I was an excited young restaurateur of a small ice cream franchise in Baltimore City. My obsession with meaningful work was already very present, and my employees and I were laser focused on our mission of making Baltimore a happier city, one customer interaction at a time. I was pouring the Kool-Aid and we were all drinking it. Until one day, I looked around and realized that our happiness project was starting to feel a whole lot like work.
I’m sure that you’ve experienced this – maybe as the founder of a company, or as a new hire, or as part of a new team. At first, the excitement is palpable, the mission is everything, you are obsessed with the greater “why.”
But slowly… over time… you begin to lose that magic. You begin to get lost in the paperwork, in the deliverables, in the emails… in the daily grind. Until one day your mission statement is just something collecting dust on a poster in the breakroom.
For us, we began to see our customers as transactions, our fun flavored ice creams as product, and our teammates as mere co-workers. We were losing our passion and we needed to find a way to reignite the flame.
I called an all-hands meeting and we decided to take our mission beyond our four walls. I had some cutesy Volunteer T-shirts created, got on the phone, and along with my crew of 15 teenage and young adult ice cream servers, we began to live our mission once again. But this time, we did it even bigger. We went out to our community, volunteering with every local non-profit that would have us.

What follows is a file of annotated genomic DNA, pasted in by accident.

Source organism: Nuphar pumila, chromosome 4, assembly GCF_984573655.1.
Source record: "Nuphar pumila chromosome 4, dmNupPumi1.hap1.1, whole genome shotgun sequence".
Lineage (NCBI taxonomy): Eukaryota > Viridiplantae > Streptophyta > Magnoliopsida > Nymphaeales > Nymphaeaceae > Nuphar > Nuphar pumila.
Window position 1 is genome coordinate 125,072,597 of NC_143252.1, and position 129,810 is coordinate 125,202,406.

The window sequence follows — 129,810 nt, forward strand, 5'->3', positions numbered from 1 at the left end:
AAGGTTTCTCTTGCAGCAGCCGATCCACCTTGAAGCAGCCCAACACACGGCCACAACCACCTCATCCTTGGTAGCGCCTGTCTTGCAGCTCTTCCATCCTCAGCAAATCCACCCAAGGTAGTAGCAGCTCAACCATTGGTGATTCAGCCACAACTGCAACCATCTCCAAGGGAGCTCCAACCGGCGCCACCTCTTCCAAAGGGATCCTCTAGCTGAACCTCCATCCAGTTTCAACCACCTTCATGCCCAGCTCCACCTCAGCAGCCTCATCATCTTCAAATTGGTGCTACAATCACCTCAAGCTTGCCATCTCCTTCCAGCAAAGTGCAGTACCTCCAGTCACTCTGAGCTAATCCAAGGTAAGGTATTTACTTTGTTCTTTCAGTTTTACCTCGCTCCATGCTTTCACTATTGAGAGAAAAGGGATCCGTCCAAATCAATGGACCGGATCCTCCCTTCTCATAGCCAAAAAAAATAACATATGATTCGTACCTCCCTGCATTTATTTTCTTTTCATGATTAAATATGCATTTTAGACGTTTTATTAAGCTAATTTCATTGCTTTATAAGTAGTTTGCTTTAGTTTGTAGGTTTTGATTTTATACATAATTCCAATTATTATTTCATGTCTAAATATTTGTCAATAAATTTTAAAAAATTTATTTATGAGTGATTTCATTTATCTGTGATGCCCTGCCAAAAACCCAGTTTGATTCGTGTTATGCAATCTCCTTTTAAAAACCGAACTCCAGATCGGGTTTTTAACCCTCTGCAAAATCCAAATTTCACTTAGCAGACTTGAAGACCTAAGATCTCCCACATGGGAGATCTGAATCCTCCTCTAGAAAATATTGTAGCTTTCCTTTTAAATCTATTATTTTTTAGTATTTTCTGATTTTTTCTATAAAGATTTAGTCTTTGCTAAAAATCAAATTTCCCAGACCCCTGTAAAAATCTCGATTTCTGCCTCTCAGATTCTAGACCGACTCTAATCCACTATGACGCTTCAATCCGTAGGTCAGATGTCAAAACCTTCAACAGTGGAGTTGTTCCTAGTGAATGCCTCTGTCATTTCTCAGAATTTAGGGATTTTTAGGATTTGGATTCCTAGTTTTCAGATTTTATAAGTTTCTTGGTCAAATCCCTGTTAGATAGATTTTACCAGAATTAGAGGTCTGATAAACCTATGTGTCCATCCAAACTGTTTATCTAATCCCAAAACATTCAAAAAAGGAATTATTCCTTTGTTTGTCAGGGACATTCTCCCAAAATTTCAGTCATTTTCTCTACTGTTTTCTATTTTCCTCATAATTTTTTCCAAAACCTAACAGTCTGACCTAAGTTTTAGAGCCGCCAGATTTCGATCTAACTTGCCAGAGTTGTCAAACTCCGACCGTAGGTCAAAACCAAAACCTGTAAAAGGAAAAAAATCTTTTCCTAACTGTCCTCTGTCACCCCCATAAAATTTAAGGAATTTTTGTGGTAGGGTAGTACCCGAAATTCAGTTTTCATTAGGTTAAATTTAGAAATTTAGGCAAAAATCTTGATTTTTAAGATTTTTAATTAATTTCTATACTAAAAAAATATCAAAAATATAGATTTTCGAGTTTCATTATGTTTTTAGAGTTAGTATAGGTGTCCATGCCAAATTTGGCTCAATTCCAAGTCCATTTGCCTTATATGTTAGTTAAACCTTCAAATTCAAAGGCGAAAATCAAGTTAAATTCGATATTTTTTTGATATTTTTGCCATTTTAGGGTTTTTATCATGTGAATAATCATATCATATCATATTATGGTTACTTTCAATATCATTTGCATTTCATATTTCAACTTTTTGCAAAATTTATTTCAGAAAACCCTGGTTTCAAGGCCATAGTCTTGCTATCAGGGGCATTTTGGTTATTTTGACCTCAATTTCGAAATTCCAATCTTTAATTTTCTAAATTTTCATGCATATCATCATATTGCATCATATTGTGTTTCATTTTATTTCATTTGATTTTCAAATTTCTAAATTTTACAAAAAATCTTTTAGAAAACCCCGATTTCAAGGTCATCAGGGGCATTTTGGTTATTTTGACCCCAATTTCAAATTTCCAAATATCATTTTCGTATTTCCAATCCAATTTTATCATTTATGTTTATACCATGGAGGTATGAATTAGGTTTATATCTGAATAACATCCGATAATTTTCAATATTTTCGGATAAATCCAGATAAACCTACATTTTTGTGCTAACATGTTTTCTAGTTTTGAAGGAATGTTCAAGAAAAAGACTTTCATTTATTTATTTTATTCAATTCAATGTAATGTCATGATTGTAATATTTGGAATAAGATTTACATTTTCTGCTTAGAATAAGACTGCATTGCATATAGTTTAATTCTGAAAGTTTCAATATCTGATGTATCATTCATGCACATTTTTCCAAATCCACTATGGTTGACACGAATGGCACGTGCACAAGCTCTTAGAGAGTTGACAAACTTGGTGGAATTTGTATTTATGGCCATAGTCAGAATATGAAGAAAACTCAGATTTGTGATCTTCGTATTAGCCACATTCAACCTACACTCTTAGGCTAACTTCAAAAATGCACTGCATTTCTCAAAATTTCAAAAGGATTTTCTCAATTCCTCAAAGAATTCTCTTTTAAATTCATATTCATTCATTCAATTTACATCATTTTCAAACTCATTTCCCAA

We assisted an art course for people experiencing homelessness at Healthcare for the Homeless, we threw a Disney movie night (and Sundae bar, of course!) for sick children and their families at the Ronald McDonald House, we hosted a rockin dance party with over 100 individuals with developmental disabilities in partnership with The Arc Baltimore.
This was my first exposure to “corporate volunteering” (now the focus of much of my research), and it was transformational for all of us involved. The nonprofit partners clearly benefitted from our involvement, the restaurant got some good PR, but even greater was the impact that these activities had on our bottom line and on my employees.
In the past decade the research on corporate volunteering has been piling up. For organizations and their employees, corporate volunteering programs have been found to:
• Increase employee motivation & morale
• Help develop employees
• Increase retention
• Increase employee emotional commitment to the organization
• Improve overall employee performance
• Improve teamwork
• Improve communication
• AND increase feelings of work meaningfulness
When I first launched our volunteer program the changes were palpable. My employees began to vibe better, customer service was noticeably improved, I had full commitment from my team.
We began to live our mission again. Our fire was reignited; it was exciting to come to work again.
**Of course, when establishing volunteer initiatives at work, its important to do it well or you might end up with some unexpected issues – more on that, next time!